# MQTT Broker Remote Access
In this section, we'll discuss how to remotely access a private MQTT Broker located inside your office or home network behind a NAT router or a Firewall. We'll use the open source Mosquitto (opens new window) MQTT broker and client for this demo.
Remote access to a local MQTT broker is required when the IoT devices and sensors are placed remotely in your customer sites or in some remote locations in open fields to monitor and measure the environmental factors.
Data collected from the sensors needs to be streamed to the MQTT broker so that MQTT subscribers of the MQTT topic would receive the data for further processing and analysis.
You can find the instructions to download and install Mosquitto MQTT broker on your private server here (opens new window).
Let's see how to setup remote access to an MQTT broker using SocketXP IoT Remote Access Platform.
# Setup SocketXP IoT Agent for MQTT Broker Remote Access
You need to download and install a simple SocketXP IoT agent on your IoT devices and the server where your MQTT broker runs. You can find the instructions to download and install SocketXP IoT Agent here (opens new window).
Next, connect the MQTT Broker with the SocketXP IoT Cloud Gateway using the following command.
$ socketxp connect tcp://127.0.0.1:1883 Connected to SocketXP Cloud Gateway. Access the TCP service securely using the SocketXP agent in IoT Slave Mode.
SocketXP automatically assigns a unique ID for each of your devices. Visit the SocketXP Portal Page and click the Devices tab to view your device details and device ID information.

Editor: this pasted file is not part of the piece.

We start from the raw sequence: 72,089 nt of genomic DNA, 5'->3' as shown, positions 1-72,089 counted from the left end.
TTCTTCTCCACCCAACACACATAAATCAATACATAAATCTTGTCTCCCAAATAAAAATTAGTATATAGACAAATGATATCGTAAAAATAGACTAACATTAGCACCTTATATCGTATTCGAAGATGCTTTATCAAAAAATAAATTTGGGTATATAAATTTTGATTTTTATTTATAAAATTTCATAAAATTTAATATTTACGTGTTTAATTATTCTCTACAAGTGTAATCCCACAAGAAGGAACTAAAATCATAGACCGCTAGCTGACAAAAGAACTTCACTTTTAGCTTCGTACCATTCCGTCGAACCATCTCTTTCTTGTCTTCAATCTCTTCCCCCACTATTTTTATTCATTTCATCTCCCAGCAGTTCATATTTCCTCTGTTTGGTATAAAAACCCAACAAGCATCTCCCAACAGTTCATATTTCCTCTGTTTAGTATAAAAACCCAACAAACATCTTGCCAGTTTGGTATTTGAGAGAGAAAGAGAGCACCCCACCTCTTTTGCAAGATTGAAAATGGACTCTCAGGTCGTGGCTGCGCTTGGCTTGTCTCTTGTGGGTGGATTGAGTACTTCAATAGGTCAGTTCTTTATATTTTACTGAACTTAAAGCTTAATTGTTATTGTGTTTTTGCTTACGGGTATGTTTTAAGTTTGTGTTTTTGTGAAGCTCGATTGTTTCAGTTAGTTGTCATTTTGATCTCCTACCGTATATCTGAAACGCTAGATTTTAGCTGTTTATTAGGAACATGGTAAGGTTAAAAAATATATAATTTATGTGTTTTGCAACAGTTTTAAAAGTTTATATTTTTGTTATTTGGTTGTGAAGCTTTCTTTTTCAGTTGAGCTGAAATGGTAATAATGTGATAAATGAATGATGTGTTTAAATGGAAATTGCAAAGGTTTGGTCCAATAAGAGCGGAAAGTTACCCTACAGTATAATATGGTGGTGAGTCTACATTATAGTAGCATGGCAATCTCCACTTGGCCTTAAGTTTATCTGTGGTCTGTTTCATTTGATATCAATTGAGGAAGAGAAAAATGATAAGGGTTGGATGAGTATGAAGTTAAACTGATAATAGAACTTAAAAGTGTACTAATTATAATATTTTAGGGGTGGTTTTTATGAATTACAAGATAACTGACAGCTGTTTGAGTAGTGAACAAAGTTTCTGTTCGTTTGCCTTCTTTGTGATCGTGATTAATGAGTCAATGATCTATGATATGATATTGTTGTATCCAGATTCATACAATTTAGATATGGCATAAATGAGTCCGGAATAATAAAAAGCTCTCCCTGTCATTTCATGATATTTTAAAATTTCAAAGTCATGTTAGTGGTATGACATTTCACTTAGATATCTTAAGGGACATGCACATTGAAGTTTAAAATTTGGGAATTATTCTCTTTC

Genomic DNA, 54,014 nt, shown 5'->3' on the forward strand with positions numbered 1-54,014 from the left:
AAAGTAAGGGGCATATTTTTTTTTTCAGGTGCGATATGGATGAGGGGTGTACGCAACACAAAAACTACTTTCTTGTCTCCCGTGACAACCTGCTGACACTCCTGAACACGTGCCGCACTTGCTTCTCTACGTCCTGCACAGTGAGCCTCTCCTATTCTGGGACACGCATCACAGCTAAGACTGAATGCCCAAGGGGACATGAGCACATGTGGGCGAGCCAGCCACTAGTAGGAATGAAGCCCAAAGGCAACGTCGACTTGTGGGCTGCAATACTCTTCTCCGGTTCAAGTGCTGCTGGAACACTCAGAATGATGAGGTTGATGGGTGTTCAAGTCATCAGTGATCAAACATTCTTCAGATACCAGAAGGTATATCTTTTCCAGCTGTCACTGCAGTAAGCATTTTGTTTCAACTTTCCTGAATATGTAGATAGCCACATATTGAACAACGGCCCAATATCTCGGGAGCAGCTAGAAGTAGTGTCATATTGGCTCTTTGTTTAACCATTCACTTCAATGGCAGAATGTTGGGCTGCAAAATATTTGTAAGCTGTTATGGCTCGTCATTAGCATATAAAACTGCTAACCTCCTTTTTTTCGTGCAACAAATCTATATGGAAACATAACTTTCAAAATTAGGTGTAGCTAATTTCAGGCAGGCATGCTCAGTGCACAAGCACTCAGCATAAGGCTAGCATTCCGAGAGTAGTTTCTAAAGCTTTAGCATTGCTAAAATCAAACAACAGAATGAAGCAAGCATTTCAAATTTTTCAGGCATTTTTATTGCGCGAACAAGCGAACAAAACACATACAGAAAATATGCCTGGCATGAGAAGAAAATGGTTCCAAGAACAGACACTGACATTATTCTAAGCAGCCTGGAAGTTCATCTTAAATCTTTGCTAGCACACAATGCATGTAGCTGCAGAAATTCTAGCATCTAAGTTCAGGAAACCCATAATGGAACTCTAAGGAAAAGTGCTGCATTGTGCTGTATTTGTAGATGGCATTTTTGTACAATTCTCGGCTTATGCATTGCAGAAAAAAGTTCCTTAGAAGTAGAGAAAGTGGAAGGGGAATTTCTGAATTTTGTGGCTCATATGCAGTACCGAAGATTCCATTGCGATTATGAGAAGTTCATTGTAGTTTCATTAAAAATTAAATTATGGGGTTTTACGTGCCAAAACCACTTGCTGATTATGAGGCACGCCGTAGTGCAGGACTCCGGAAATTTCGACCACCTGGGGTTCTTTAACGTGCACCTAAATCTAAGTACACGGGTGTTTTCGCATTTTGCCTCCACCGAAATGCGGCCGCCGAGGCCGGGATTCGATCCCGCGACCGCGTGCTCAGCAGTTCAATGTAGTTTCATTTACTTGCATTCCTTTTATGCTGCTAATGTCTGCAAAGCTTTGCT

# Connect IoT devices to the MQTT Broker in IoT Slave Mode
Next, setup SocketXP agent to run in IoT Slave Mode in all your IoT devices (both MQTT subscriber devices and the publisher devices)
$ socketxp connect tcp://localhost:3883 --iot-slave --peer-device-id 1234abcd-2233-18042021 --peer-device-port 1883 Listening for TCP connections at: Local URL -> tcp://localhost:3883
# Subscribe to a topic
Make your IoT devices to subscribe to a topic they are interested in listening, so that they could take some action like powering ON a bulb. In the following example, the IoT device subscribes to the topic "office/floor1/bulb1"
Note: port 3883 is the local TCP port on which MQTT broker is reachable via the SocketXP agent running in IoT Slave Mode, providing secure TLS tunnel to the MQTT Broker.
$ mosquitto_sub -h 127.0.0.1 -t "office/floor1/bulb1" -d -p 3883 Client mosq-Q9Qsreqpu6epUSQdMH sending CONNECT Client mosq-Q9Qsreqpu6epUSQdMH received CONNACK (0) Client mosq-Q9Qsreqpu6epUSQdMH sending SUBSCRIBE (Mid: 1, Topic: office/floor1/bulb1, QoS: 0, Options: 0x00) Client mosq-Q9Qsreqpu6epUSQdMH received SUBACK Subscribed (mid: 1): 0
# Publish to the topic
Now it's time to publish some message to the topic "office/floor1/bulb1". Again use the local TCP port 3883 and local host IP address 127.0.0.1 to reach the MQTT Broker via the SocketXP agent running in IoT slave mode.
$ mosquitto_pub -h 127.0.0.1 -p 3883 -t "office/floor1/bulb1" -m "ON" -d Client mosq-dAaaept2na6Hz8vqgV sending CONNECT Client mosq-dAaaept2na6Hz8vqgV received CONNACK (0) Client mosq-dAaaept2na6Hz8vqgV sending PUBLISH (d0, q0, r0, m1, 'office/floor1/bulb1', ... (2 bytes)) Client mosq-dAaaept2na6Hz8vqgV sending DISCONNECT $
Check if the subscribers of the topic have received the ON message.
$ mosquitto_sub -h 127.0.0.1 -t "office/floor1/bulb1" -d -p 3883 ... ... Client mosq-Q9Qsreqpu6epUSQdMH sending PINGREQ Client mosq-Q9Qsreqpu6epUSQdMH received PINGRESP Client mosq-Q9Qsreqpu6epUSQdMH received PUBLISH (d0, q0, r0, m0, 'office/floor1/bulb1', ... (2 bytes)) ON
We see that the "ON" message has been received by the subscriber.